The controversy in the design world (and there is, of course, always controversy) as to which space plan is better – open concept or closed. The trendsetters always need to have something to “trend” about, but this can affect you if you are considering buying, selling or renovating.
So let’s define what a traditional or closed floor plan means. In a closed floor plan, each area of the house is designated as its own separate space and is separated by walls. In an open plan, walls are eliminated and one large (or larger) space is created where the individual spaces now co-exist. Open concept spaces became popular in the 1970’s, and by the 1990’s most new home builds adhered to some version —open kitchen to den or family room.
Some feel the open space concept is now on the wane as home buyers are seeking cozier and more energy efficient living spaces. Others feel closed spaces can make your home feel cramped and crowded when larger family events occur. During the pandemic (which affected everyone), some felt isolation in smaller spaces led to depression. One study found homes with open floor plans boosted their value by 7.4 percent a year. Another pointed out the disadvantages – more expensive to heat and cool, noise and scents travelling throughout, requires more upkeep, and is harder to decorate.
If you’re still undecided on which you prefer, perhaps it would help if we did the logical thing – explore your wants and needs. Think about how you are living now and how you would like to live if you are planning to make a change. If you want to remain in your existing home, some questions to ask: Does it need updating? How would you fix what you consider deficits? How much will that cost? And of course, the value of your location, not only monetarily but considering – school district, proximity to house of worship, neighbors, etc. These factors will affect your decision to create open spaces where none exist now, or renovate existing closed spaces. If you are shopping for a new home, many of these factors still hold true. It all comes down to value to you, both financially and emotionally.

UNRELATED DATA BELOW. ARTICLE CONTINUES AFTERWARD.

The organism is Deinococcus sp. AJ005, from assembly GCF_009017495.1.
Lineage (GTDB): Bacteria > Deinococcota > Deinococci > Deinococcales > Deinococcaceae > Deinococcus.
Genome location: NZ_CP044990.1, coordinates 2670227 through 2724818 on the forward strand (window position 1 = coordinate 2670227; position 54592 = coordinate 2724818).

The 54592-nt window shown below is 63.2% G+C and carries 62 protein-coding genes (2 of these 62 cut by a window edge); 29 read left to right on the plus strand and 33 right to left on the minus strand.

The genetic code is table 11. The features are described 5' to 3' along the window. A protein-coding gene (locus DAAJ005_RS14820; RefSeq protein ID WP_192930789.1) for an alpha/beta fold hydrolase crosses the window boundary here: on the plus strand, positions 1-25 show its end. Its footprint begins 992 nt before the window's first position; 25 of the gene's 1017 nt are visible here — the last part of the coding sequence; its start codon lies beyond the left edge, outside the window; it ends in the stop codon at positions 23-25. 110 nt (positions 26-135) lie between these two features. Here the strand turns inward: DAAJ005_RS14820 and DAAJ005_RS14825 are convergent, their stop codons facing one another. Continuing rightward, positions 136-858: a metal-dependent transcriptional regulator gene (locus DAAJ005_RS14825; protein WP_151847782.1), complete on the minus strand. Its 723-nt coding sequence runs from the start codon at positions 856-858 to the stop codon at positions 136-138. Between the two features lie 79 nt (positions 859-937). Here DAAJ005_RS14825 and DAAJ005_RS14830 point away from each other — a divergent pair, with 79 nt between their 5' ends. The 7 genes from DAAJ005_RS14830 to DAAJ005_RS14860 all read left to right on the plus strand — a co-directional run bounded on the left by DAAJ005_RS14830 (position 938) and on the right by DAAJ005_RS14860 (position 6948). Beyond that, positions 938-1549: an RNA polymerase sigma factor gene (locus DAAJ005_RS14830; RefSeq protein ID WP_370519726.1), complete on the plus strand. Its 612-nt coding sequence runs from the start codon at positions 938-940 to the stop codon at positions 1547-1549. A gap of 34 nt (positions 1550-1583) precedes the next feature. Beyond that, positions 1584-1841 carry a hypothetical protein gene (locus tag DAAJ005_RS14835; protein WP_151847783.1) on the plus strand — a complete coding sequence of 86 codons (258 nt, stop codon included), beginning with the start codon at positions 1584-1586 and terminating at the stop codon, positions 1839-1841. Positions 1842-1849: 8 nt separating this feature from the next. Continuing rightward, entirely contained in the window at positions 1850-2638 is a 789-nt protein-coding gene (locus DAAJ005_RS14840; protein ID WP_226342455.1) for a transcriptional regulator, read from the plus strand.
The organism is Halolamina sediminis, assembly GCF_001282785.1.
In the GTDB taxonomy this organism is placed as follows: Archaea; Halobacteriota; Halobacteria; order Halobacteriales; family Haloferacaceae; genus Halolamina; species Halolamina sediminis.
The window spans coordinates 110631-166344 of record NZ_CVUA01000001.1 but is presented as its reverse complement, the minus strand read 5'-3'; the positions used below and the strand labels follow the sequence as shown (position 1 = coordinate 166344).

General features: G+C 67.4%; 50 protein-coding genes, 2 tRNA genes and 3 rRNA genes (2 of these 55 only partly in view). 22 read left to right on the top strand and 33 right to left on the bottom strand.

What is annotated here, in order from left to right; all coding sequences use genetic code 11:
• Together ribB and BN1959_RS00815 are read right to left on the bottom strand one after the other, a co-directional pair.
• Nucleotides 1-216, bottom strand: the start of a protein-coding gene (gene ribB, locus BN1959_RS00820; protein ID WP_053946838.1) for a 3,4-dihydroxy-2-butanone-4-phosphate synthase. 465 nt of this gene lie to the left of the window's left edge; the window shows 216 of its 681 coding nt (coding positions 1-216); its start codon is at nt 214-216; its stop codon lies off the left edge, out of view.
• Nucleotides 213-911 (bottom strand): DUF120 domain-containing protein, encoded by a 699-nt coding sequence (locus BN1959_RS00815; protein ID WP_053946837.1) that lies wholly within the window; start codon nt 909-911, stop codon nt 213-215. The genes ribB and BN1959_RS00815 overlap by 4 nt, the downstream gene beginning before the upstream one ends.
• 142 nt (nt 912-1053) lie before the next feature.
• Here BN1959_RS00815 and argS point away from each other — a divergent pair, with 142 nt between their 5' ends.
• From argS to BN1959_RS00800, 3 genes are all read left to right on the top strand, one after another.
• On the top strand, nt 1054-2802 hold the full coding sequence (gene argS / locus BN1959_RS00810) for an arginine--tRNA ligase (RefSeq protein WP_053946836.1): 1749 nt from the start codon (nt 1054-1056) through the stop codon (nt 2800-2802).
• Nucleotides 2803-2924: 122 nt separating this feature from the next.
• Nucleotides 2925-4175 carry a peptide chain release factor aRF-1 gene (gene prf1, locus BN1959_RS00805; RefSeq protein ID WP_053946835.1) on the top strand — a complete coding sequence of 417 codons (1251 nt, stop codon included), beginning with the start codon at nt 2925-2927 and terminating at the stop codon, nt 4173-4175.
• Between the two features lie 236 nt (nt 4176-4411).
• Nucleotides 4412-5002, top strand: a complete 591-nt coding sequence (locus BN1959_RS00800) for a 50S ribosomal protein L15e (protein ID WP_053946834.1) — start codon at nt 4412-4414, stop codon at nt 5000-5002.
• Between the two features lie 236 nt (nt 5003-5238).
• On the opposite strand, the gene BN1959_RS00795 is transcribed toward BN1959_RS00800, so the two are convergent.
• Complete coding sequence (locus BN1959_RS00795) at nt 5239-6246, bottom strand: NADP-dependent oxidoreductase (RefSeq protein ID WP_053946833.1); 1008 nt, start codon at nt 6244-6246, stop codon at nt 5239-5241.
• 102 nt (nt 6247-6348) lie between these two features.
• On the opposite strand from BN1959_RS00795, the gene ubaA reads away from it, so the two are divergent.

In truth, most of my clients today are ready to take down walls and open up their spaces. They’re opting to update their areas of most use and consider areas that bring added value such as, kitchen and bathrooms. After a construction plan is approved and implemented, I help them define their open spaces, by the use of area rugs over hard surface flooring. Bedrooms still remain individual sanctuaries, although I have been opening large walk in closets and making them part of the bedroom ensuite.
Once again, I caution you to be aware of trends, but make your home fit you and your family’s wants and needs. It’s your world and your space – your frontier – inner space.